Parviz Tanavoli is an Iranian sculptor, painter, scholar and art collector. He is often described as the pioneer of modern sculpture in Iran.
Upon graduating from the Brera Academy of Milan in 1959, he returned to Iran in 1960 and taught sculpting at the Tehran College of Decorative Arts. In 1961, Parviz taught sculpture for three years at the Minneapolis College of Art and Design. He then returned to Iran and assumed the directorship of the sculpture department at the University of Tehran, a position he held for 18 years until 1979, when he retired from his teaching duties.
Since 1989 he has lived and worked both in Tehran and Vancouver, Canada.
His work has been displayed at the British Museum – London, Metropolitan Museum – New York, Olympic Park – S. Korea, Qatar National Museum, Royal Museum – Jordan, the Museum of Modern Art – Vienna, Museum of Modern Art – New York, Tate Modern – London and in numerous other prestigious venues around the world.
Parviz’s work has been auctioned around the world leading to overall sales of over $9 million, making him the most expensive living Iranian artist.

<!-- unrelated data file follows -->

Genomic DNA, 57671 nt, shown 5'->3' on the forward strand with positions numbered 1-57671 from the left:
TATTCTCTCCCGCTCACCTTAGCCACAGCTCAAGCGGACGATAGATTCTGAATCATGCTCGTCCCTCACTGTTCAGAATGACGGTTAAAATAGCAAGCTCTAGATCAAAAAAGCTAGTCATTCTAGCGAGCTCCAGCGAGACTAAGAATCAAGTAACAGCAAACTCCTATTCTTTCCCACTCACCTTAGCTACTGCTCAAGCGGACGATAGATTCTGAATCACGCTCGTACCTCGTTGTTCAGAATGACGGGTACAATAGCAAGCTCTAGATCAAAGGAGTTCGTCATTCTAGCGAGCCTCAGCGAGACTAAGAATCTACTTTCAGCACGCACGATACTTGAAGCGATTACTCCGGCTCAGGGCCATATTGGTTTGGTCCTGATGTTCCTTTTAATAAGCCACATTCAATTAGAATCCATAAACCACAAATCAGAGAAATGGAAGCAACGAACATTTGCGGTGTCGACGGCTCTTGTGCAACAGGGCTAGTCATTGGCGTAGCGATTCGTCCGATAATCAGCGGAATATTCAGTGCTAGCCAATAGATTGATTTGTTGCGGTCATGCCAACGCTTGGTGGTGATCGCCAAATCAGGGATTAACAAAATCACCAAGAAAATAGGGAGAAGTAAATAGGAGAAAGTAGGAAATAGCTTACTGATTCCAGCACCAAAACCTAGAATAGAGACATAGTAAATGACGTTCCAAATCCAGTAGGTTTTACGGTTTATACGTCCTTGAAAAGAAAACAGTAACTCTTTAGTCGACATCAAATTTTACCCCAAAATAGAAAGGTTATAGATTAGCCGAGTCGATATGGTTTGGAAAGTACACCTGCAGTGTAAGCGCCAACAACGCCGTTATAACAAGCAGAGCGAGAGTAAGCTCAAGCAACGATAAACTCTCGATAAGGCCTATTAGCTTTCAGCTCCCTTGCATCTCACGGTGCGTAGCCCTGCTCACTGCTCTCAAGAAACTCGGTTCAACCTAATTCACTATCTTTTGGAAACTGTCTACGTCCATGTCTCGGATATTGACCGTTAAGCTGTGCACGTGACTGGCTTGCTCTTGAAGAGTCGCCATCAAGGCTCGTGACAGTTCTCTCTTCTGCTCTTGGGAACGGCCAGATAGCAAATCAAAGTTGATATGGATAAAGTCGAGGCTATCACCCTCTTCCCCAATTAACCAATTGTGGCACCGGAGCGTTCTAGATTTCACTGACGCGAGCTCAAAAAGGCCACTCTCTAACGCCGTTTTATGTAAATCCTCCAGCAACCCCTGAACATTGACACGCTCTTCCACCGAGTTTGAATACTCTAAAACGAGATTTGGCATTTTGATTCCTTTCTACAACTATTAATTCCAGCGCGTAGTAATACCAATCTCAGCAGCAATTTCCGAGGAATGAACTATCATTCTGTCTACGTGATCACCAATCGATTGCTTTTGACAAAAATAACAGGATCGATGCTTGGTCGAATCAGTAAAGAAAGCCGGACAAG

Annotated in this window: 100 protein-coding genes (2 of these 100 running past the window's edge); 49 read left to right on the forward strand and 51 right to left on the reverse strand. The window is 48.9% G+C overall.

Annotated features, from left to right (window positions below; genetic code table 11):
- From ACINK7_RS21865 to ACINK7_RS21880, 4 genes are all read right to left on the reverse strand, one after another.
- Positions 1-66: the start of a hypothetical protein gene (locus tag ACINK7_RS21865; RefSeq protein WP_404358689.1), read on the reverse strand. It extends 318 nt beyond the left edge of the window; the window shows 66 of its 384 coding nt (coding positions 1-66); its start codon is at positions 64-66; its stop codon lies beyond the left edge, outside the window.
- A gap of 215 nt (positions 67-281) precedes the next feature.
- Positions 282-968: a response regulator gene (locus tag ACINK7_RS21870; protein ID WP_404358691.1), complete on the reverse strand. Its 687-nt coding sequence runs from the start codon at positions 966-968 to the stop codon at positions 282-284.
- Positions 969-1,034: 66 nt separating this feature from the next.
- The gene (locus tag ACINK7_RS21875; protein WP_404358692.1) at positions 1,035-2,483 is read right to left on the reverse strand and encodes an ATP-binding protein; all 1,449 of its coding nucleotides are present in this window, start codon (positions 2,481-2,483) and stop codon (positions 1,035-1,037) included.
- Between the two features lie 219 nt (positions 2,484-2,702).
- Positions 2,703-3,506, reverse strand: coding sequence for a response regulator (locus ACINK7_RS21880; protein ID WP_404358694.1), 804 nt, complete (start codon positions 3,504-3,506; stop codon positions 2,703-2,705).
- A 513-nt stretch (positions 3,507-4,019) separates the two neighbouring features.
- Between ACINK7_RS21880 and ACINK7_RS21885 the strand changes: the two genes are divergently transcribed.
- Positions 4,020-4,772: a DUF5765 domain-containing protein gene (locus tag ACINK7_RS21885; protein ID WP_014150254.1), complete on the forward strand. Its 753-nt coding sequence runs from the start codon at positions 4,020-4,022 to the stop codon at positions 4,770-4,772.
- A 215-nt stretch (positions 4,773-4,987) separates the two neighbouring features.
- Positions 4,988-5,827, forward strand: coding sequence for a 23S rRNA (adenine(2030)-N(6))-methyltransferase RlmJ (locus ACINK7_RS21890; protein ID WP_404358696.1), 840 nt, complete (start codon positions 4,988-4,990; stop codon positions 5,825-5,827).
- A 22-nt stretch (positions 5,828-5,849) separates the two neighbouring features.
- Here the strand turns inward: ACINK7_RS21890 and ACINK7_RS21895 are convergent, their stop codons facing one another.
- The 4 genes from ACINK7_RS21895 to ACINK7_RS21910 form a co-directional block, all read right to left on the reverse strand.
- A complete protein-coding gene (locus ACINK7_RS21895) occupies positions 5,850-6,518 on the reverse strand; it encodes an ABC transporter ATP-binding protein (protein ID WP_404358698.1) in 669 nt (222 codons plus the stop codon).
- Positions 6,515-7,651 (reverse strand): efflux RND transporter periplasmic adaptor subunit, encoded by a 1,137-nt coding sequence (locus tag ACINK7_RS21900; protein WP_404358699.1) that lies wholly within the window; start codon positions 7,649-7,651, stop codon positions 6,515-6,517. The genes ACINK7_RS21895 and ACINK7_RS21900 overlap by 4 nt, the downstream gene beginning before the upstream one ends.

“I like to be the ambassador for the culture of my country. The media is one-sided sometimes, they show the bad side of the news, but there is also a good side… I think it should be covered equally, if it is covered, people can make a more accurate judgment themselves.”
Parviz Tanavoli’s ‘Poet and Mountain Carver’
Parviz is known for his heeches, three dimensional representations of the Persian word for ‘nothing’, heech.
The sculpture is composed of three Farsi characters in the calligraphy style of nasta’liq, a popular style of Persian calligraphy. The three letters he, ye and če are combined to produce the word ‘heech’. The concept of ‘nothing’ has a wide range of meanings and is not necessarily an expression of despair and hopelessness. One interpretation relates to Persian Sufism, in which ‘nothing’ is an aspect of God, who creates everything from nothing.
Parviz Tanavoli’s ‘Red Heech Lovers’
“I found there is so much in the Heech, that Heech is not nothing, Heech is something. Then later . . . I realized that there is so much meaning behind it and so many poets . . . have paid attention to this word and have used it and that is how it began.”
His heeches are displayed in prestigious museums and public places such as British Museum, Metropolitan Museum, Hamline University, St. Paul Minnesota, Aga Khan Museum, Toronto and in the city of Vancouver.